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Lunar base: how NASA's moon water discovery could support human habitats

Finding water on the Moon could be the key to humans venturing further into the solar system, too.

This week, NASA announced a discovery that could make a permanent lunar base reality.

On Monday, agency researchers announced they had detected abundant water on the Moon's surface, trapped in small icy pockets throughout the lunar soil. The signals were detected by NASA's Stratospheric Observatory for Infrared Astronomy, also known as SOFIA. Taken together, the water is equivalent to a 12-ounce bottle per cubic meter of lunar soil, they estimate.

They also found the first evidence that water exists on the sunlit areas of the Moon, not just at the poles.

Essentially, the discovery suggests water may be far more accessible to humans than previously thought, dramatically expanding the areas of the Moon where humans might be able to establish a presence — and whether they can go even further into space.

Private companies like SpaceX and government agencies like NASA, as well as others in China and Europe, have all made clear they plan to establish lunar bases. But if they are to work, they need to make the most of what the local environment has to offer.

Basically, the more resources you can find and use once you are in space, the less you have to send up at launch.

"Water is a precious resource in space," Paul Hertz, NASA's astrophysics division director, said during the agency's press conference. "We want to know everything we can about water on the Moon."

Location, location, location — One of the key impacts of this discovery on these plans is the fact that it broadens where on the Moon humans can set up shop for three key reasons.

First, astronauts would be able to drink the water, albeit after treating it.

Second, water is not just for drinking. Water can be converted into oxygen for astronauts, Jacob Bleacher, chief exploration scientist for the Human Exploration and Operations Mission Directorate at NASA, explained Monday.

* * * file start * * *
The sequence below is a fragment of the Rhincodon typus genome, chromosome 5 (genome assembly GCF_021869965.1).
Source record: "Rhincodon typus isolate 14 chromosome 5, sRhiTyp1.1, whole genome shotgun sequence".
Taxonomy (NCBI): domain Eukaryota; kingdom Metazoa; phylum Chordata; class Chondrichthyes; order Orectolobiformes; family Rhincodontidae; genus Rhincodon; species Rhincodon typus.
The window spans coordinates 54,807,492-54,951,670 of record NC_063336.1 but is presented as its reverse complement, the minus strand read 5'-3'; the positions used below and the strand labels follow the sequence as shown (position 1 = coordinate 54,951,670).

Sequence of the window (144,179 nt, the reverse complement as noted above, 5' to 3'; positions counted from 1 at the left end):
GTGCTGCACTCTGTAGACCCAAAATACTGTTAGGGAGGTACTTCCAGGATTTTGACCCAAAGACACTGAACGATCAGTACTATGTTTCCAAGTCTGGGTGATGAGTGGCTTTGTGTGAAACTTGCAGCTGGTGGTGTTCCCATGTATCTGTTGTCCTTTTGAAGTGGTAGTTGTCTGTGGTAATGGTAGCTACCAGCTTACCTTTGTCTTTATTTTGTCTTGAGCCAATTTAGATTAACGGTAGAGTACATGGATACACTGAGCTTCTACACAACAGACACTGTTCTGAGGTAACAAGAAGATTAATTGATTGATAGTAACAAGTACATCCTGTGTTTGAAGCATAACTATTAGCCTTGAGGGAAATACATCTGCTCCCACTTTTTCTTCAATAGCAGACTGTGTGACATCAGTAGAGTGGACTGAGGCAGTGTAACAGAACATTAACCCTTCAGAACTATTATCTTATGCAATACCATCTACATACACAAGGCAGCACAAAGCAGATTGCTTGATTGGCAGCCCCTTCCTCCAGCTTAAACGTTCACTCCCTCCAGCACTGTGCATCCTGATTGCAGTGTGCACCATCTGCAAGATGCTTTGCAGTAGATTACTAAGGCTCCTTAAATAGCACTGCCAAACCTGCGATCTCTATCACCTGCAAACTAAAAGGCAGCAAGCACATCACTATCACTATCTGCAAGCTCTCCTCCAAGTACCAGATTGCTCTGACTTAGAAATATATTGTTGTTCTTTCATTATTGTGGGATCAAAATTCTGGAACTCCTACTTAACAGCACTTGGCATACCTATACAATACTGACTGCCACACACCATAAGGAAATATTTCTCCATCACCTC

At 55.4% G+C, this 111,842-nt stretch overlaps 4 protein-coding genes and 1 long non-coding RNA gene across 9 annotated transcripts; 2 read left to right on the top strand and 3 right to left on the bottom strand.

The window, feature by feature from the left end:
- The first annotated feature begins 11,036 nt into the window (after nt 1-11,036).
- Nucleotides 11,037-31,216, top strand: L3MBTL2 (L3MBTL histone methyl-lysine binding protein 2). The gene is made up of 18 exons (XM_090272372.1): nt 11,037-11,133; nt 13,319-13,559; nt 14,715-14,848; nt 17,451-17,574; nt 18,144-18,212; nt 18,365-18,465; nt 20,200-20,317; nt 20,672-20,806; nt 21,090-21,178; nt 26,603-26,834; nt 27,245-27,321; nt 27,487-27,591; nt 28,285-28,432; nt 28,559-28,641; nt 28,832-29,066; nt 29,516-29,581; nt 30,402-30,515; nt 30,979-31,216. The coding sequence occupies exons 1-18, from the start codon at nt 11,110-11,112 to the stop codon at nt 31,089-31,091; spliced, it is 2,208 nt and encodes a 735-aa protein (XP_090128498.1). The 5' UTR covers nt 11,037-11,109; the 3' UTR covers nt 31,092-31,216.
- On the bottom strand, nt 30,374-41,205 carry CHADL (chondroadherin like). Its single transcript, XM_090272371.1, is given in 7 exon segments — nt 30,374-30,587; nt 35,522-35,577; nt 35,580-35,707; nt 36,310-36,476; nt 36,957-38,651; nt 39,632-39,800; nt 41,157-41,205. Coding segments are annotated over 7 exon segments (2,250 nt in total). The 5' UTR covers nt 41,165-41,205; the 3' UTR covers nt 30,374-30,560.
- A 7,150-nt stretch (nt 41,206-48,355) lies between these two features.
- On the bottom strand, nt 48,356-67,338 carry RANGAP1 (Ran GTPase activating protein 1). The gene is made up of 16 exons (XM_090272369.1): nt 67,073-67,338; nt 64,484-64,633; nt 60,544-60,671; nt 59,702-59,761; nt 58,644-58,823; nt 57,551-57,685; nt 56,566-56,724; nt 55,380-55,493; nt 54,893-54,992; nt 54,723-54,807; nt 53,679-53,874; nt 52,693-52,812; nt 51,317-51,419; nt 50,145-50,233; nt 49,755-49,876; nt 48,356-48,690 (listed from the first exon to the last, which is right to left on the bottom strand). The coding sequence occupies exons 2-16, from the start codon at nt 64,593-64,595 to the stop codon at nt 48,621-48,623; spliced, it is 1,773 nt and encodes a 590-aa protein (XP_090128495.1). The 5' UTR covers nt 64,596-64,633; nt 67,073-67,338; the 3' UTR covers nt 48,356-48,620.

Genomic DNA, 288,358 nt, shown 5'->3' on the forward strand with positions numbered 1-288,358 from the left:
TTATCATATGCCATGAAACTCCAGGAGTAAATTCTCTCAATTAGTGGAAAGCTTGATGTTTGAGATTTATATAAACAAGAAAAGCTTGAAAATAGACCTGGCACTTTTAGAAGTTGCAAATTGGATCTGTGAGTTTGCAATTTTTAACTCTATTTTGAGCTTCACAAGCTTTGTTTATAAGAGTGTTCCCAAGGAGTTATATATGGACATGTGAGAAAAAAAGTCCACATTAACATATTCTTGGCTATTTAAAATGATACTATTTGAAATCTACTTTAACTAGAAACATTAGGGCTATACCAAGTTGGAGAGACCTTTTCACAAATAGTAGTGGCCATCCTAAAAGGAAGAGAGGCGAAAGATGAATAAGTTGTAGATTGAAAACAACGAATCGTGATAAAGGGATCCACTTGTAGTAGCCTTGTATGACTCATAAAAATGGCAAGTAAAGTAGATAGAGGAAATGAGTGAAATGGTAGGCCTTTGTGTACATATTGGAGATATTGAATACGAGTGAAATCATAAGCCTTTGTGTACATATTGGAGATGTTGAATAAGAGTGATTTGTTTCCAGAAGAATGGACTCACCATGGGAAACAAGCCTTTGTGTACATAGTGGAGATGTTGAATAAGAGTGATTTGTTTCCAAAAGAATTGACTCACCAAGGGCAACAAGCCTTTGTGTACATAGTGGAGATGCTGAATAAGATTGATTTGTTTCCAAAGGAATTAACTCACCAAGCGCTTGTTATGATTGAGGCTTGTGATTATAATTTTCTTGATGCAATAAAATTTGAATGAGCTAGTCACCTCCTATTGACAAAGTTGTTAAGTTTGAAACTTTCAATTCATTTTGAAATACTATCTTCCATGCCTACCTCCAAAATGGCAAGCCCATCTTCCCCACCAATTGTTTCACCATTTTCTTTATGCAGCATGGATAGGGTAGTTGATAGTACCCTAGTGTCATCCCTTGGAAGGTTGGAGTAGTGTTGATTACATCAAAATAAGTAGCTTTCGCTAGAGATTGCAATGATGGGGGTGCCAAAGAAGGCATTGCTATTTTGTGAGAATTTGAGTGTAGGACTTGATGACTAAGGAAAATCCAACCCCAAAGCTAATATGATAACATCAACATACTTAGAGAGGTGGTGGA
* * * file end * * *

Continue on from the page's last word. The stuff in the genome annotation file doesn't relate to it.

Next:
An artist's impression of SpaceX's Starship on the Moon.SpaceX, via NASA

Third, it can also be used to create fuel.

Fuel is one of the major challenges for a Moon base, SpaceX CEO Elon Musk claimed in October 2019. The company's Starship is designed to use liquid oxygen and methane, chemicals that astronauts can generate from carbon dioxide and water. SpaceX wants to build a fueling station on Mars that would utilize that planet's stores. Musk noted at the time that the Moon's lack of carbon, hydrogen, and oxygen is a "big challenge" for refueling the Starship on the Moon. This news suggests it could make a perfect pit stop, too.

Back to the Moon, 2024 — NASA chose SpaceX's Starship in April, along with two other pitches, as a potential solution for landing humans on the Moon in 2024. SpaceX has also detailed plans on using Starship rockets to serve as the basis for a "Moon Base Alpha."

NASA's crewed Moon mission forms part of the Artemis program. It involves establishing a Lunar Gateway — essentially a spaceport which would orbit around the Moon to support crewed missions. It also involves establishing an Artemis Base Camp near the South Pole, which would initially host one or two astronauts for around four months.

Work on the Moon.NASA

"With the Artemis program, NASA will land the first woman and the next man on the Moon in 2024 and establish a sustainable human presence by the end of the decade," Hertz said. "At the Moon, we will prepare for human exploration of Mars."

SpaceX and NASA are not the only two interested. The Chinese and European space agencies have also expressed interest in permanent settlements. Blue Origin's Jeff Bezos also said in a 2018 speech that "we must go back to the Moon, and this time to stay."

But before astronauts start packing their drinking straws, more research needs to be done.

"We know there's water at the moon, but we don't know exactly how accessible lunar water is for our future explorers," Bleacher said. "Knowing where we can find water is a good first step. But we need to know more about the water to understand if and how we can use it for both science and exploration."

Water, water everywhere – but we might have to wait a bit to drink.

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